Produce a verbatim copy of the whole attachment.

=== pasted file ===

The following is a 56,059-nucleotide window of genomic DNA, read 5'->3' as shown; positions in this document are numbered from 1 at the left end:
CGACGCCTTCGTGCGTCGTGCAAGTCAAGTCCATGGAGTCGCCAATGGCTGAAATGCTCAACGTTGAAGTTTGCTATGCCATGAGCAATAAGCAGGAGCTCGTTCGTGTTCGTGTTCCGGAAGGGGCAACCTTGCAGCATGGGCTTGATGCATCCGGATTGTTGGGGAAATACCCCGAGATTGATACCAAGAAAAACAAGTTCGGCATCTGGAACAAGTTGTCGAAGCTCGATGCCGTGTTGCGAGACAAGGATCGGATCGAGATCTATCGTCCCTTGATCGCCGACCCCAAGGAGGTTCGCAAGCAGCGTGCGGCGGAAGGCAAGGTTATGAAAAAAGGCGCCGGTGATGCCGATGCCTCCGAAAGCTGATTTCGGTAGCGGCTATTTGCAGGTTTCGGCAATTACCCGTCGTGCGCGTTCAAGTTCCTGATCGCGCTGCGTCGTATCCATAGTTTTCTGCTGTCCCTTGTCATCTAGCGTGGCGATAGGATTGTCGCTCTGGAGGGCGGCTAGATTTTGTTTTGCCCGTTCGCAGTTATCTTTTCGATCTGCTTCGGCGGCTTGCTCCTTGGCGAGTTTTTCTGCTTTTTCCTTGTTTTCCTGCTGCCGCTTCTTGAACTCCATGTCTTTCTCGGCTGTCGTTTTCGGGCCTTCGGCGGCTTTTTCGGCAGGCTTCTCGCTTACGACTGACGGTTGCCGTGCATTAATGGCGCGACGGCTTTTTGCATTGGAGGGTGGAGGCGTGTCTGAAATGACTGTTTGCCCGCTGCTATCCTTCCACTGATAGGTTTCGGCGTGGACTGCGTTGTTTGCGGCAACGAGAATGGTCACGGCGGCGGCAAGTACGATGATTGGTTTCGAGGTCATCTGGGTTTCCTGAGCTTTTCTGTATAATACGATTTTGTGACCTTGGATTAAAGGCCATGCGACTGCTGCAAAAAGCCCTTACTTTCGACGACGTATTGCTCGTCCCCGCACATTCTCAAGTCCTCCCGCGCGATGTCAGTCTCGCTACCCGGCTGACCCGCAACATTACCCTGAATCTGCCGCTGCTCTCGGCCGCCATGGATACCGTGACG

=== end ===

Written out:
The following is a 56,059-nucleotide window of genomic DNA, read 5'->3' as shown; positions in this document are numbered from 1 at the left end:
CGACGCCTTCGTGCGTCGTGCAAGTCAAGTCCATGGAGTCGCCAATGGCTGAAATGCTCAACGTTGAAGTTTGCTATGCCATGAGCAATAAGCAGGAGCTCGTTCGTGTTCGTGTTCCGGAAGGGGCAACCTTGCAGCATGGGCTTGATGCATCCGGATTGTTGGGGAAATACCCCGAGATTGATACCAAGAAAAACAAGTTCGGCATCTGGAACAAGTTGTCGAAGCTCGATGCCGTGTTGCGAGACAAGGATCGGATCGAGATCTATCGTCCCTTGATCGCCGACCCCAAGGAGGTTCGCAAGCAGCGTGCGGCGGAAGGCAAGGTTATGAAAAAAGGCGCCGGTGATGCCGATGCCTCCGAAAGCTGATTTCGGTAGCGGCTATTTGCAGGTTTCGGCAATTACCCGTCGTGCGCGTTCAAGTTCCTGATCGCGCTGCGTCGTATCCATAGTTTTCTGCTGTCCCTTGTCATCTAGCGTGGCGATAGGATTGTCGCTCTGGAGGGCGGCTAGATTTTGTTTTGCCCGTTCGCAGTTATCTTTTCGATCTGCTTCGGCGGCTTGCTCCTTGGCGAGTTTTTCTGCTTTTTCCTTGTTTTCCTGCTGCCGCTTCTTGAACTCCATGTCTTTCTCGGCTGTCGTTTTCGGGCCTTCGGCGGCTTTTTCGGCAGGCTTCTCGCTTACGACTGACGGTTGCCGTGCATTAATGGCGCGACGGCTTTTTGCATTGGAGGGTGGAGGCGTGTCTGAAATGACTGTTTGCCCGCTGCTATCCTTCCACTGATAGGTTTCGGCGTGGACTGCGTTGTTTGCGGCAACGAGAATGGTCACGGCGGCGGCAAGTACGATGATTGGTTTCGAGGTCATCTGGGTTTCCTGAGCTTTTCTGTATAATACGATTTTGTGACCTTGGATTAAAGGCCATGCGACTGCTGCAAAAAGCCCTTACTTTCGACGACGTATTGCTCGTCCCCGCACATTCTCAAGTCCTCCCGCGCGATGTCAGTCTCGCTACCCGGCTGACCCGCAACATTACCCTGAATCTGCCGCTGCTCTCGGCCGCCATGGATACCGTGACG